There was one other portion of the article that made me stop and think. One paragraph described what life was like for Suu Kyi while under house arrest for roughly 15 of the past 21 years:
For so much of her recent life, Suu Kyi has been sequestered from normal human contact; noble ideas and fine words have kept her company. While under house arrest, she obsessively read books ranging from biographies to spy thrillers. "People think that I had nothing to do [while in detention]," she says. "But I spent five or six hours listening to the radio every day. If you're under house arrest and you miss one item, there's no one there to tell you about it, so I listened very carefully." Even her taste in classical music speaks to her sense of discipline and composure. Mozart, she says, makes her happy, which is all well and good. But she prefers Bach. "He makes me calm," she says. "I need calm in my life." [TIME]
Can you imagine that? Can you imagine all of the things you would have missed if you had been under house arrest, especially in a country like Burma? The article mentions the first time she ever used a cellphone was on the day of her release, November 13, 2010. While that's entirely perplexing on its own, it causes me to think about all of the other technological, societal, and even worldwide advances and occurrences in the last 15 years. There have been major, catastrophically destructive natural disasters. There have been technological developments that are almost innumerable, including shrinking a computer from its former gargantuan sizes to the current 9in. iPad. There have been major milestones like wars, peace accords, the death of Mother Teresa and the election of the first black United States President. It's all truly mind-blowing, really.

But it also makes me wonder about what must have been a beautiful simplicity in her life. Other than the stress of being confined for so long, I can't imagine that she would have lived a very stressful life there at home. No societal pressures to wear the right clothes, drive the right car, or make enough money. I kind of wish my life had that kind of simplicity in it. Don't get me wrong - I love my life thus far. But I really need to create more opportunities for rest, breathing, and enjoying that life to the fullest.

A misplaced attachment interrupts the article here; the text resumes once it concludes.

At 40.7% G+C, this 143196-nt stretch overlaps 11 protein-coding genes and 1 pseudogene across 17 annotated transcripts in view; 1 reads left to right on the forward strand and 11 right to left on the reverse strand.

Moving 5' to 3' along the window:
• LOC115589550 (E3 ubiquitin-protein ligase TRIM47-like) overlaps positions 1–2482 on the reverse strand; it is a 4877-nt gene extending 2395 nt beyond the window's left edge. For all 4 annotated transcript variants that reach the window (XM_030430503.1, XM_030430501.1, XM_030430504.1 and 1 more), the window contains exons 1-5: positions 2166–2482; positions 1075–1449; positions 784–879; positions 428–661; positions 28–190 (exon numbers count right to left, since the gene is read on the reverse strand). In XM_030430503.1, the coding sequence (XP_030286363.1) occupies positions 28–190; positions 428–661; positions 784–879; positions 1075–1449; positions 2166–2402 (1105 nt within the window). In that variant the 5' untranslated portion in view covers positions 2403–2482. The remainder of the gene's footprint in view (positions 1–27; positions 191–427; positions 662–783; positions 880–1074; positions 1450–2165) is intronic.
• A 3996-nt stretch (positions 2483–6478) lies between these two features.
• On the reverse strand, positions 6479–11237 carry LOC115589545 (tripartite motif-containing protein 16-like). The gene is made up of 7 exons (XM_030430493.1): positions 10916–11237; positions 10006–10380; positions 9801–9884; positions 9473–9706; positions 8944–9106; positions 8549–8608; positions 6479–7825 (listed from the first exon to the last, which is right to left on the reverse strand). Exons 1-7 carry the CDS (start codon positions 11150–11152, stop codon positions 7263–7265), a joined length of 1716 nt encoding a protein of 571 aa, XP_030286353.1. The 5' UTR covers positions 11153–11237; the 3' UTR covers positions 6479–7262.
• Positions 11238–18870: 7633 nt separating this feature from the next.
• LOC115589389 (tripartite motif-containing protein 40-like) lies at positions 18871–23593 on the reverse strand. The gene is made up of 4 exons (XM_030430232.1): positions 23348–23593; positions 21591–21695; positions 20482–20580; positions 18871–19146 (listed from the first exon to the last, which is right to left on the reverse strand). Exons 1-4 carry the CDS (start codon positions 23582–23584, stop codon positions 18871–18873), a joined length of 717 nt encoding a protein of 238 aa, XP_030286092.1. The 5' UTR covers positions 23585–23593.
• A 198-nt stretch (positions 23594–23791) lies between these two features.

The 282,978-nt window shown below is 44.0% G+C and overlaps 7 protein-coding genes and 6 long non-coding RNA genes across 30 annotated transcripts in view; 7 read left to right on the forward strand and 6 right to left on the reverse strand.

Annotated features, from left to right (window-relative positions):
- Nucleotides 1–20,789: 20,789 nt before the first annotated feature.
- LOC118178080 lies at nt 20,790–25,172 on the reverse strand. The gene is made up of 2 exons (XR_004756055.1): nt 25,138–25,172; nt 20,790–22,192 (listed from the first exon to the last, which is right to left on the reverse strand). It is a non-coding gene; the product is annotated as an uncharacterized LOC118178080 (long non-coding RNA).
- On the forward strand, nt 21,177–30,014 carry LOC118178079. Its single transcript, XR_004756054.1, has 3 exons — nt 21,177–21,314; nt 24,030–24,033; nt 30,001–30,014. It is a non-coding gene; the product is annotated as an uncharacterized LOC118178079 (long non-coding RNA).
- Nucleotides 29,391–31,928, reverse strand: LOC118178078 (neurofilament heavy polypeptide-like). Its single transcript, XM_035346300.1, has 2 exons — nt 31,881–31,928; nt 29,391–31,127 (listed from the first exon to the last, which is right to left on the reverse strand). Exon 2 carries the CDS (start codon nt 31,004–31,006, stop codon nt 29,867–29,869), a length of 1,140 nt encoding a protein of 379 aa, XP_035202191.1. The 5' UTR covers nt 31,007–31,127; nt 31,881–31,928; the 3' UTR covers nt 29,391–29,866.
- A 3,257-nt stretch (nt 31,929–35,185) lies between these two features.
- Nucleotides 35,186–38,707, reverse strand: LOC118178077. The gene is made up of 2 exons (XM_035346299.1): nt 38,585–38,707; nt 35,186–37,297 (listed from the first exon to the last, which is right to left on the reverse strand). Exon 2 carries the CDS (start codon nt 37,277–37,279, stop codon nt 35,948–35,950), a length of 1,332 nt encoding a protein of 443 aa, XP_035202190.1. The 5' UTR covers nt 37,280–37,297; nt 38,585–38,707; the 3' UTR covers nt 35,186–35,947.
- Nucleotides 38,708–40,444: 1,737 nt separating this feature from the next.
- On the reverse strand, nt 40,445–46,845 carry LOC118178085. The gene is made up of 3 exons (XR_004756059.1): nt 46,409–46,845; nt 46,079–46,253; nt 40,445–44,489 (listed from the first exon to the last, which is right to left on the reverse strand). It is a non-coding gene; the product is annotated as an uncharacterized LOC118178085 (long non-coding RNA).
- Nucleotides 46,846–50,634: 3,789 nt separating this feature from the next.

And I suppose maybe that's what I'm doing with this beautiful Saturday afternoon of reflection and relaxation.

Here's hoping that, one day, she will accomplish her life's mission. It makes me contemplate my own life and ask myself, what is my life's mission? What is my driving passion, that one thing that I would be willing to sit in house arrest for years with only a radio, books, and limited human contact?

What about you? What's your passion...and what are you doing about it?

Until next time...peace.

As a completely random post-script, the following music was deeply enjoyed as I wrote this entry: The Civil Wars, Mumford & Sons, and Mandi Mapes.

1 comment:

  1. No tengo mucho tiempo para escribir un comentario largo ahorita como me gustaría pero opino que mismo facebook este comment debería tener no solo el botón de "Me gusta" sino "Me encanta" porque de verdad me encantó lo que has escrito y lo interesante y desafiante de tus preguntas

    I don't have that much time right now to write a long comment (as I would like) but I think there should be not only the "I like it button" that we all know from facebook but one that says "I love it" cause I truly loved what you wrote here. Thanks for giving us something to think about today